THE NOMAD – NYC
The Nomad Hotel, 1170 Broadway (at 28th Street) New York, NY 10001
The Nomad is my current restaurant obsession. It is the first place that rolls of my tongue when people ask me for recommendations. I used to live around 29th street and 5th which was a complete dead zone culturally until the Ace Hotel opened up and started a trend in the surrounding blocks. In the past few years several great restaurants and some nightlife has begun to pop up throughout the area. The Nomad Hotel (whose proprietors also own and operate the Ace) then opened early this summer by the same team of Eleven Madison which means that quality of food and service are the priorities.
The restaurant space itself is a sequence of rooms each decorated a bit differently. There is the library room, the fireplace room, the bar room and each evokes a bit of Gatsby, a bit of rock-n-roll and maybe even a touch of a modern Mckittrick Hotel. The dark decor and heavy furniture make the space feel more private while the high ceilings give it a feeling of grandness.
The New York Times review said that the food at The Nomad is a more accessible version of the food at Eleven Madison and I completely agree. The quality of the ingredients is comparable but the food is bit more rustic than the meticulously plated [sometimes molecular] gastronomy served at its sister restaurant which Daniel Humm and his partners purchased from restaurateur Danny Meyer last year.
A friend and I decided to check out the new Nomad together as our plotting and planning dinner before going away on a trip.
One of the trends that has been popping up around the city is being served a more interesting bread than your typically bread basket. Although I love the new creative varieties, it definitely makes it harder to resist those carbs. We were served a beautiful loaf of fresh-from-the-oven rustic bread adorned with rings of bright green zucchini.
As our appetizers we decided to share a few starting with the stunning crudites which is a beautiful medley of colorful vegetables arranged poking out a ring of crushed ice with a bright chive cream for dipping.
Next was a crisp chiffonade of snow peas with pancetta, pecorino and mint. This was a very nice preparation and a very different kind of salad.
We also had the beef tartare which is served in a small glass mason jar with cornichons and horseradish. This was perfectly portioned for two and was nicely seasoned with the addition of a little cornichon.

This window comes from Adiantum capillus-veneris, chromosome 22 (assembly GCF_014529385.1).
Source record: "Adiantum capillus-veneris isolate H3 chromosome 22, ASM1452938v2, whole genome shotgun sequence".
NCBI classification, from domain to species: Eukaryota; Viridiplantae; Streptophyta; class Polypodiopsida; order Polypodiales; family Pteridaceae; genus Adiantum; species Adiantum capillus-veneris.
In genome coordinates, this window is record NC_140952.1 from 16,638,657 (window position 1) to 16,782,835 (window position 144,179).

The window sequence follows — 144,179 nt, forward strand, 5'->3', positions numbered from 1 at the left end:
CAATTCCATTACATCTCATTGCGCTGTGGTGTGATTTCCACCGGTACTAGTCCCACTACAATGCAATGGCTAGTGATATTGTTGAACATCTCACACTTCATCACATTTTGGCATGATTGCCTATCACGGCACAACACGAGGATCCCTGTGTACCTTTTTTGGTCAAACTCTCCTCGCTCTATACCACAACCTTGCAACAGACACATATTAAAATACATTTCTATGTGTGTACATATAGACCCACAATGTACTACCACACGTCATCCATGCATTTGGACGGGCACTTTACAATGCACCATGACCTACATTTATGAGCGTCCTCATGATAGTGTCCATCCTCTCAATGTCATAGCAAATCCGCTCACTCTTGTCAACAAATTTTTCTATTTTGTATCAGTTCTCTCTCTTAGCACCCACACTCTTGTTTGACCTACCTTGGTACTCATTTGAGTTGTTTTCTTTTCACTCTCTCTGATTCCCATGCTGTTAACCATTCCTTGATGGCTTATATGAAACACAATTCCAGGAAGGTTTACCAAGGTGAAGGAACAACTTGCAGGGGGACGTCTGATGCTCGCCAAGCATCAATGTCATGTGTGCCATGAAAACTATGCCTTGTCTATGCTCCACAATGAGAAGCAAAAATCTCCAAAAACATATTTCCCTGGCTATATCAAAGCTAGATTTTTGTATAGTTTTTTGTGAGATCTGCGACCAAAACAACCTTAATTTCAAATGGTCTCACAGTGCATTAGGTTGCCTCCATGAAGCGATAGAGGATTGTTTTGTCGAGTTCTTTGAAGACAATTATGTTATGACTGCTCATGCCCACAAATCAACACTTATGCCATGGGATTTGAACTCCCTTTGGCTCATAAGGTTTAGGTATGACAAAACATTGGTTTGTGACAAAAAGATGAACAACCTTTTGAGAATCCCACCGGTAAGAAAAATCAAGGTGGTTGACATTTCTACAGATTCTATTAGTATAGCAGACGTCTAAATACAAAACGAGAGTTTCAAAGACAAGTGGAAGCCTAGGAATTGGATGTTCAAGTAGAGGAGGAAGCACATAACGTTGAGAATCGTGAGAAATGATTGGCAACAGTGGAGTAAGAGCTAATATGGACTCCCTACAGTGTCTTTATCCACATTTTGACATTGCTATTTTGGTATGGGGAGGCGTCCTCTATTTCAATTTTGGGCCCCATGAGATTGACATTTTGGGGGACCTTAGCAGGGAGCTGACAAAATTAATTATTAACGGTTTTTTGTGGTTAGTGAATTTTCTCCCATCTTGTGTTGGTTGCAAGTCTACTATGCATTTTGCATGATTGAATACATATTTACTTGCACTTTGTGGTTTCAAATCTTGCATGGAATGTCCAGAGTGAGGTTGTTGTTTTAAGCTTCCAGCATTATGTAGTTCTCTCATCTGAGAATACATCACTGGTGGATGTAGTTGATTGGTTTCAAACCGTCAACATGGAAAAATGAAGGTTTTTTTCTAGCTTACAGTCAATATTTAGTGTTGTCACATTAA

As our entrees we ordered the suckling pig and a lighter fish to balance it out. The pig is confit with a very crispy skin on top and on that evening they chose ripe red cherries as the complementary fruit as well as pickled mustard seeds, onions and some greens. The meat was incredibly tender and bursting with flavor without too much fat. This was another ideal dish for sharing as it is still pretty rich for just one person although you may or may not want to share after taking one bite.
The black bass was by far the best cooked fish dish I have had in a while. The bass was perfectly cooked to a flakey medium rare. The shallots were crispy and added texture to the otherwise tender ingredients – mint, zucchini and greens. This is a must order as well.
Mark Welker the pastry chef stunned us with his “Milk-n-Honey” dessert which is basically a milk flavored ice cream with crispy honey sponge-brittle crumbled over the top. This is a surprisingly delicious and creative dessert using really only two main ingredients. The little quenelles of ice cream are also very cutely decorated in stripes almost like little bumble bees.
I think that this was a pretty good representation of some of the great dishes at the Nomad. Although, among a few others I still need to try the heralded roast chicken for two which makes a perfect excuse to return very soon. The Nomad also has a rooftop which I was unable to explore this summer but I am anxiously awaiting the nice weather to dine outdoors or have a cocktail there as well.